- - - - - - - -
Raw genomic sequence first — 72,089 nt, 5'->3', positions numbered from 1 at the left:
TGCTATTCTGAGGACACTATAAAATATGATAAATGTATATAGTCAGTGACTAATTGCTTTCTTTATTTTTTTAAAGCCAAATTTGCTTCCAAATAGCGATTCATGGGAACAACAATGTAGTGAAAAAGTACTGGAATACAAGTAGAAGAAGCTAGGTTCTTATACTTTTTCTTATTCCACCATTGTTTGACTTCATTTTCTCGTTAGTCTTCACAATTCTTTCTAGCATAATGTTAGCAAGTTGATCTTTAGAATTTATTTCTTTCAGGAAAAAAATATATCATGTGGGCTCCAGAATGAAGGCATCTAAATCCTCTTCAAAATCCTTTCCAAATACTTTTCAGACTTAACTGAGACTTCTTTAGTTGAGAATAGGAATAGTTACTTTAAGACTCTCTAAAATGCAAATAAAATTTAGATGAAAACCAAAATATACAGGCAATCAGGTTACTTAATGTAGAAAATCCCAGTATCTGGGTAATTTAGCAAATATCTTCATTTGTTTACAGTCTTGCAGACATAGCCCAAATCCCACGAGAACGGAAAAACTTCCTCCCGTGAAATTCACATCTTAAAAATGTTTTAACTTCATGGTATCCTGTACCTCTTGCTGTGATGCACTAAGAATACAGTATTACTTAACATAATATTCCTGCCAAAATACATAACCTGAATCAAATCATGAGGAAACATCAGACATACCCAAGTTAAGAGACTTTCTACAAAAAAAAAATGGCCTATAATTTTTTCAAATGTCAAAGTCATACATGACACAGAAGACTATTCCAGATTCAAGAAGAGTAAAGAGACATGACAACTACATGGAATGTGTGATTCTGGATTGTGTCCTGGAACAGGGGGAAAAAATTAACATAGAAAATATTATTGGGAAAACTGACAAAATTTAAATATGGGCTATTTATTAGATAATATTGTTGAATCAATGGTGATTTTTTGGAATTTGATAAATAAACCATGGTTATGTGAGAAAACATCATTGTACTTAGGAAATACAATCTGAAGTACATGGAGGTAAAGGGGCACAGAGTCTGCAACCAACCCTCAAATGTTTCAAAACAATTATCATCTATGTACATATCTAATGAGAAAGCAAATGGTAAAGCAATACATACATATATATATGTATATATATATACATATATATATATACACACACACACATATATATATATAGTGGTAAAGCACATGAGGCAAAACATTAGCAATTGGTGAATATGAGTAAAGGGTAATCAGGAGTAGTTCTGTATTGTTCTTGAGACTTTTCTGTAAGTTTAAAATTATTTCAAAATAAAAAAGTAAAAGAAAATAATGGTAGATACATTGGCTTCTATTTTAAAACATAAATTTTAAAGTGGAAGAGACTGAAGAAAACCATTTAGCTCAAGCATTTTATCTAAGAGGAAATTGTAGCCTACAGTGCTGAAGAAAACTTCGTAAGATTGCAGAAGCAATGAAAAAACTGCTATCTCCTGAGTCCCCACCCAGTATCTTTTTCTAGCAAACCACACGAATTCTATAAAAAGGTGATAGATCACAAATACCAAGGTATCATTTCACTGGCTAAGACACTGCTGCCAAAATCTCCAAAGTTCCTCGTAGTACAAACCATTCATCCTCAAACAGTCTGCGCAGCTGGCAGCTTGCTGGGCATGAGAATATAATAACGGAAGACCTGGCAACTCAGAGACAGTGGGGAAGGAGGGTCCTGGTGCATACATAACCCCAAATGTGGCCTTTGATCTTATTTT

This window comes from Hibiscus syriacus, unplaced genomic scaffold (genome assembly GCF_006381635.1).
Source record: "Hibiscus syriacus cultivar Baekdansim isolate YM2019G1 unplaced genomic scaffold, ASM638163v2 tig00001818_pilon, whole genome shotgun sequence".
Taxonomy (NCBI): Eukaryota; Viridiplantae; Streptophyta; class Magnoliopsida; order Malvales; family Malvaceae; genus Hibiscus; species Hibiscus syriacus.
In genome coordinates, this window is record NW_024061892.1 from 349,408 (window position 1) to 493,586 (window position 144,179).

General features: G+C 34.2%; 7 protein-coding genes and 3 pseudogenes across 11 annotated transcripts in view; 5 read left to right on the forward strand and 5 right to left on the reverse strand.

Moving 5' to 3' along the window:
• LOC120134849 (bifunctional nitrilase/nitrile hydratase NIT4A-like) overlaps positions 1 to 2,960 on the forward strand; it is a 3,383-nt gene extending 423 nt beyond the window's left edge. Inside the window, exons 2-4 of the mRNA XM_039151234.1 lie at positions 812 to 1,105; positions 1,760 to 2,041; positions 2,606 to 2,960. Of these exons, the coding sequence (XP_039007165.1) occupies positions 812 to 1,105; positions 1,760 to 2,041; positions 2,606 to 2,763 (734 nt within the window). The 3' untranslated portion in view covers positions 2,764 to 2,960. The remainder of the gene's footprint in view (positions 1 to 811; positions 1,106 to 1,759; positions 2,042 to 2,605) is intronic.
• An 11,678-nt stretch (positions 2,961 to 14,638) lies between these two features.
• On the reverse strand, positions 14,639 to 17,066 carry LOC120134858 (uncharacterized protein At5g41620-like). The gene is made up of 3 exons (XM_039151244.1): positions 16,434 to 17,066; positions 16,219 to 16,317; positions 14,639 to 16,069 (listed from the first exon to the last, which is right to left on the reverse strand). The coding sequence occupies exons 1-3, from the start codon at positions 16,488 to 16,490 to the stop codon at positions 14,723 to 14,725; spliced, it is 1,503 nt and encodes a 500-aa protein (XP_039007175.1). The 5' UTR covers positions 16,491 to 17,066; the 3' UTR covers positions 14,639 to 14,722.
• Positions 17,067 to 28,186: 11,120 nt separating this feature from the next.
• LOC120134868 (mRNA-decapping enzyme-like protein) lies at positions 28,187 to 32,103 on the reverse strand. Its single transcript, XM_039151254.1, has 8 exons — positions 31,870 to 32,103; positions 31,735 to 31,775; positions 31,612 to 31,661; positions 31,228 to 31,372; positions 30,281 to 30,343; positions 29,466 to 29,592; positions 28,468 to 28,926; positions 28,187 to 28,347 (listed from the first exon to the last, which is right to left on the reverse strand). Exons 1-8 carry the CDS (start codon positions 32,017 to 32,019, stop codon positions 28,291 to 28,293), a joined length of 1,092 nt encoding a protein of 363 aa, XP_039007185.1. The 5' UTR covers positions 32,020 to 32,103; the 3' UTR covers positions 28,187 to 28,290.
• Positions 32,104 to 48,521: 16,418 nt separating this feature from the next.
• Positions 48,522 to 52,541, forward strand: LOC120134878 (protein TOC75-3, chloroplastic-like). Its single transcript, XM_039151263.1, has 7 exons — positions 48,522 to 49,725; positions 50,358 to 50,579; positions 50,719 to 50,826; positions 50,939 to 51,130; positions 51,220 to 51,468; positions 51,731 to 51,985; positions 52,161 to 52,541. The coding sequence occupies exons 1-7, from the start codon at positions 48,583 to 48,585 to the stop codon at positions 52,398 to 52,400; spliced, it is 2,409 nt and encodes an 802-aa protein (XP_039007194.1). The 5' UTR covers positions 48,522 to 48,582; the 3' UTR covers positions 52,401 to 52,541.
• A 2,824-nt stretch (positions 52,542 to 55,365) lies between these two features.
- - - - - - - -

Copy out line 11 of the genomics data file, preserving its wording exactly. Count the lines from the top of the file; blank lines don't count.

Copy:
• On the reverse strand, positions 14,639 to 17,066 carry LOC120134858 (uncharacterized protein At5g41620-like). The gene is made up of 3 exons (XM_039151244.1): positions 16,434 to 17,066; positions 16,219 to 16,317; positions 14,639 to 16,069 (listed from the first exon to the last, which is right to left on the reverse strand). The coding sequence occupies exons 1-3, from the start codon at positions 16,488 to 16,490 to the stop codon at positions 14,723 to 14,725; spliced, it is 1,503 nt and encodes a 500-aa protein (XP_039007175.1). The 5' UTR covers positions 16,491 to 17,066; the 3' UTR covers positions 14,639 to 14,722.